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Exploring Human Potential

Global Burden of Disease Update – U.S. Mortality 58th.

Posted on | September 25, 2017 | No Comments

Lancet Interactive HERE

 

The Lancet just updated Christopher Murray’s longitudinal study on Global Burden of Disease. Now entering its 20th year, it continues to show the advance of chronic disease over communicable disease as a source of mortality and morbidity(in 3 out of 4 cases).

In the latest rankings, the US finished 24th overall but has dropped to 58th in life expectancy, its lowest ranking in 45 years. Our life expectancy has been essentially flat since 2010. The major chronic disease killer varies by national income. In high wage countries like our own heart disease remains the major killer, fueled in part by obesity. In low wage nations, respiratory conditions, fueled by environmental degradation and cigarette smoking, lead the way.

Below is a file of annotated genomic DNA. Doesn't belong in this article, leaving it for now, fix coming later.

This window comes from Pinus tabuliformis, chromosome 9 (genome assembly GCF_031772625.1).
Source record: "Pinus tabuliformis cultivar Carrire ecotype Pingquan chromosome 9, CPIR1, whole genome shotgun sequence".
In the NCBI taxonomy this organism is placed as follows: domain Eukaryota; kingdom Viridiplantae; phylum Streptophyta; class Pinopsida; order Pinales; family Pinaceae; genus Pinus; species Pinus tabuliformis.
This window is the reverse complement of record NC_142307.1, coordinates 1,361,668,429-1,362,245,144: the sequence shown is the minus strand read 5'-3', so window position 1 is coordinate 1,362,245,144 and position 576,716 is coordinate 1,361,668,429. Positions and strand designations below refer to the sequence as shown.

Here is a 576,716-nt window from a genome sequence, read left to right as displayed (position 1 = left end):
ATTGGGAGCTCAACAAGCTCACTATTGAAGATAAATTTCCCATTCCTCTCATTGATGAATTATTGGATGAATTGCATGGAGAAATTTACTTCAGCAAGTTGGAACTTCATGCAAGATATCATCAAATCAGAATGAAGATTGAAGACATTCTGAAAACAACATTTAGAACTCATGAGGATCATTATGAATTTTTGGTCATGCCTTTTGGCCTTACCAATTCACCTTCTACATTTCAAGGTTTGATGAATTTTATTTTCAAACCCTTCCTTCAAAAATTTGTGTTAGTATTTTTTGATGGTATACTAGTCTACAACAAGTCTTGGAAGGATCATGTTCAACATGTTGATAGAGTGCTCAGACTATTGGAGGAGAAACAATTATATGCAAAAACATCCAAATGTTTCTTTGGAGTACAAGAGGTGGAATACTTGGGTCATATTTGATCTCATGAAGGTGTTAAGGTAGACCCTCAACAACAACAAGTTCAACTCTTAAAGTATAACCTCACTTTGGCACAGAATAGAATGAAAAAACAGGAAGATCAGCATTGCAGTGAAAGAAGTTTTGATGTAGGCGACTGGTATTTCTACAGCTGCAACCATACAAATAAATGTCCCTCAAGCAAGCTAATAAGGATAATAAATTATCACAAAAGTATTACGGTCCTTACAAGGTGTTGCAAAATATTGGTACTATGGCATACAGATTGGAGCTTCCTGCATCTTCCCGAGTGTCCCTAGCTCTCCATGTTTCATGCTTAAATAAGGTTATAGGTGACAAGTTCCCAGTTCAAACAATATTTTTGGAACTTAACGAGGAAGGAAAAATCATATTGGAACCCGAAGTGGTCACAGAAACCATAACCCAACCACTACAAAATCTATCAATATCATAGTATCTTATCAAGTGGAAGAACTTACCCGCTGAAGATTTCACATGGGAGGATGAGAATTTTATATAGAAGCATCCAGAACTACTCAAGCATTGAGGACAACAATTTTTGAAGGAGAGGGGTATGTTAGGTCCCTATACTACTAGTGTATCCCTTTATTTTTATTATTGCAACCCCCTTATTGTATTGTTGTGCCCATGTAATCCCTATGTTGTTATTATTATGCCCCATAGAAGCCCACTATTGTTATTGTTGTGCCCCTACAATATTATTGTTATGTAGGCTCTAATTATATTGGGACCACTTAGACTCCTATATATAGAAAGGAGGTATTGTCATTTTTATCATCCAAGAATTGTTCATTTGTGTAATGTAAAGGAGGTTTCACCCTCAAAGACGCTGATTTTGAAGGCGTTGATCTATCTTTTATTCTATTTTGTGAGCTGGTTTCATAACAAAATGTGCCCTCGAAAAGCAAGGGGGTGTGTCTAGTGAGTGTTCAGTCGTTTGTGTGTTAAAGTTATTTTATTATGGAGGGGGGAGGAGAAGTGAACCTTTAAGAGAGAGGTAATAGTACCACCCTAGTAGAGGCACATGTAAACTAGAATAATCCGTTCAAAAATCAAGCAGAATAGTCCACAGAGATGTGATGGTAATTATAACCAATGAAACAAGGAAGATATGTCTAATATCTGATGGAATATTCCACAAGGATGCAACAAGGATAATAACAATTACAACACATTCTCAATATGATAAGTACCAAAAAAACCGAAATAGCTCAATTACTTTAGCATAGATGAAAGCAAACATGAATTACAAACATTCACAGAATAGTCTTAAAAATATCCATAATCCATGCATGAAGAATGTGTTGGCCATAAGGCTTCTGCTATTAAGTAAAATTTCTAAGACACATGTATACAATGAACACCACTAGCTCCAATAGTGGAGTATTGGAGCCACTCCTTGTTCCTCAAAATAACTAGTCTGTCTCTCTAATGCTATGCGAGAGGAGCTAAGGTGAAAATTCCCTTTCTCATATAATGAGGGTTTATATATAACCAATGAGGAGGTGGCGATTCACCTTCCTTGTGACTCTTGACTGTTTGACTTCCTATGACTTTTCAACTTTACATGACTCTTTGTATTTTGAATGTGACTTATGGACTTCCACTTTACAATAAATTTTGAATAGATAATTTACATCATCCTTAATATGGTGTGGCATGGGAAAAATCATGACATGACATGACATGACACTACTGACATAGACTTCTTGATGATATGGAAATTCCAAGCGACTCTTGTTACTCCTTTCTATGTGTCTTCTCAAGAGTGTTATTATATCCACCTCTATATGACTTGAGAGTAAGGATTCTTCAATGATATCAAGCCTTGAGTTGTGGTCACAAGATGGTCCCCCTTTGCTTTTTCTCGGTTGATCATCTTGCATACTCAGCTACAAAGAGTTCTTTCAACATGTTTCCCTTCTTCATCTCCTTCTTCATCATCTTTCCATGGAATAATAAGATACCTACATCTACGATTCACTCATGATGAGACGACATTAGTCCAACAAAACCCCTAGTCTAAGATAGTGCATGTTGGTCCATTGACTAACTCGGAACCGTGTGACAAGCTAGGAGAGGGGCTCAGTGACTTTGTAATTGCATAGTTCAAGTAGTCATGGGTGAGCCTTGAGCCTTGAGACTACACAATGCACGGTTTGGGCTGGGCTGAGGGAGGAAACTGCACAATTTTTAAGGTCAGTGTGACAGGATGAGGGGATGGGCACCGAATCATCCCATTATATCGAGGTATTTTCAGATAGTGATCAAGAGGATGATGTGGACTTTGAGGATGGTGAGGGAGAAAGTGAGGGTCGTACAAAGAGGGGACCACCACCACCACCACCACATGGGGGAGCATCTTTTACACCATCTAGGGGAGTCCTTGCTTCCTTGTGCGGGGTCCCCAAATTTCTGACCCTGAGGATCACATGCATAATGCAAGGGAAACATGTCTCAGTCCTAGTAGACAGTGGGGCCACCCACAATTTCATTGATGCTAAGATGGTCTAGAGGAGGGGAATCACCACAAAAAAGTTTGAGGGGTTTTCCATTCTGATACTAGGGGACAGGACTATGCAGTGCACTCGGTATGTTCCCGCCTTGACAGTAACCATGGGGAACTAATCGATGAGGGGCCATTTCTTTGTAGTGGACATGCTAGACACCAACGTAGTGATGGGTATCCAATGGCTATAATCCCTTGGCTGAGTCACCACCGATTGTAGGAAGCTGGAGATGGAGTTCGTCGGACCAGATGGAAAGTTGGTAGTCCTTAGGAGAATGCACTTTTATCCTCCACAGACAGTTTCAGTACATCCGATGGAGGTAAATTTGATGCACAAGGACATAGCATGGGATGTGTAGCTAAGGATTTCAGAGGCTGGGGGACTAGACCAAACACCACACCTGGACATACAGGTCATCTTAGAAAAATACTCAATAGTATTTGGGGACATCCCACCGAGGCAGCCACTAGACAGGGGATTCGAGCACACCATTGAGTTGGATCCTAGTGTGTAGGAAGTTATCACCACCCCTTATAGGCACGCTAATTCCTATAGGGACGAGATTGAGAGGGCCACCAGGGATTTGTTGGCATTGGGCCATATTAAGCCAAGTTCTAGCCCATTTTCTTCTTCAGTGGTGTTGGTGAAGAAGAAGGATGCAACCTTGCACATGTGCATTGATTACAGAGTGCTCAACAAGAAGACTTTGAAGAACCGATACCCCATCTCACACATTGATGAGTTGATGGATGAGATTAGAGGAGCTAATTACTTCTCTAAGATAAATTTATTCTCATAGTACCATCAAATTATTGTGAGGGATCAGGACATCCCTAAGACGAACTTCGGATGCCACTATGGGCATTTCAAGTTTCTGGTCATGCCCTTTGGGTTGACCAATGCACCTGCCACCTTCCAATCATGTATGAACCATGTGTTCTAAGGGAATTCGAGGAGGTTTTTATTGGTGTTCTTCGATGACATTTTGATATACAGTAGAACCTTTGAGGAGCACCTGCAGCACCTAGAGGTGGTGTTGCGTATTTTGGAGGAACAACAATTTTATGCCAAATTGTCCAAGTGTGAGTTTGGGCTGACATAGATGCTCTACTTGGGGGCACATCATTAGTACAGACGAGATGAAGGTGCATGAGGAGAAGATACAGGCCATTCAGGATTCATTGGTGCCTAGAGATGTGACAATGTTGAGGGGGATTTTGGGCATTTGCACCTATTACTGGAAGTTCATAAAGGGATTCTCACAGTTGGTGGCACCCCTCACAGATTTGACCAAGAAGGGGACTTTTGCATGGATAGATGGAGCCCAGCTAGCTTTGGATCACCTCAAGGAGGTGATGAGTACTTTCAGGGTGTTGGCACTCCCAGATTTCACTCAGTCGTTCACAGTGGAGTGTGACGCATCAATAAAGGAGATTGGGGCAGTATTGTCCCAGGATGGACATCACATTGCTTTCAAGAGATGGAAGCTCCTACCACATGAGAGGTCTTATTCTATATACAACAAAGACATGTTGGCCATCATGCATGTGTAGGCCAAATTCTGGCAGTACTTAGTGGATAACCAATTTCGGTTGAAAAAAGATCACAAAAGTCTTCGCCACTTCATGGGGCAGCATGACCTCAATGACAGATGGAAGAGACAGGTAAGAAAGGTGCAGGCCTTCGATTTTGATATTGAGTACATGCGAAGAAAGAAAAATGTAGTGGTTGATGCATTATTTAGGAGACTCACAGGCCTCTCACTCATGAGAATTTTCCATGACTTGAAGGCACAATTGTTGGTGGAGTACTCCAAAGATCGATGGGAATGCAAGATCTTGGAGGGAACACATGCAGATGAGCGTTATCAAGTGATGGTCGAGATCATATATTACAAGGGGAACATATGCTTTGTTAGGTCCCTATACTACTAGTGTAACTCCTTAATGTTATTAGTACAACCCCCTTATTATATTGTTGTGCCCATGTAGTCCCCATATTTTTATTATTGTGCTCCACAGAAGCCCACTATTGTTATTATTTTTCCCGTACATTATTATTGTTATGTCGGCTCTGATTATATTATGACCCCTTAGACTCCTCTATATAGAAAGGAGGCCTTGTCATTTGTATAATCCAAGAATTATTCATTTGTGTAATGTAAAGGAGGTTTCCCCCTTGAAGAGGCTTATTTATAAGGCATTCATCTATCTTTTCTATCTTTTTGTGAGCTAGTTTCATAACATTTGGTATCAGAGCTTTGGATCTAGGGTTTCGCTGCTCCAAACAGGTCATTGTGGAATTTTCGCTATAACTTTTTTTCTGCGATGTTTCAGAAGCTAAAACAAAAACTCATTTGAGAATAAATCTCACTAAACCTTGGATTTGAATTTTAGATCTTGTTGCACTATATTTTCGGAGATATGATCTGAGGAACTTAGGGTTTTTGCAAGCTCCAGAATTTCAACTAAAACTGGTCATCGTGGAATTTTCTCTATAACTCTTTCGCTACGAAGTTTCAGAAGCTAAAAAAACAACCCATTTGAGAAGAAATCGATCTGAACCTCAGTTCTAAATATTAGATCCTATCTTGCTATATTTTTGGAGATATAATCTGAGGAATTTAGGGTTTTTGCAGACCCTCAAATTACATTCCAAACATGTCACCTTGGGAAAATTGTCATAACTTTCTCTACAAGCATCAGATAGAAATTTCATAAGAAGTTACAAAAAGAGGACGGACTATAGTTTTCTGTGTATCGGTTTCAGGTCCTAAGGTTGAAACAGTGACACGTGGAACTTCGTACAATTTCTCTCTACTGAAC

As for communicable diseases, many nations have made progress in under-5 mortality, especially from malaria. Survival across all nations is not necessarily accompanied by “good health”.  The evil triplet is obesity, mental illness and violence.

MedpageToday Interactive HERE

 

This Medscape interactive graph has all the facts and figures. The size of the box shows its relative contribution to the global burden of disease. Going from orange to blue shows increasing incidence population-wide over the past decade.

Overall, the world’s population is living longer. But in some ways that demands that our health care systems be more efficient and effective. Why? Because individual burden of disease and the cost of managing this burden grows as we age. Rises in disability from arthritis to hearing loss, from COPD to cardiovascular disease, will predictably challenge inefficient systems as in the US. If anything, our system will strain further without reform.

 

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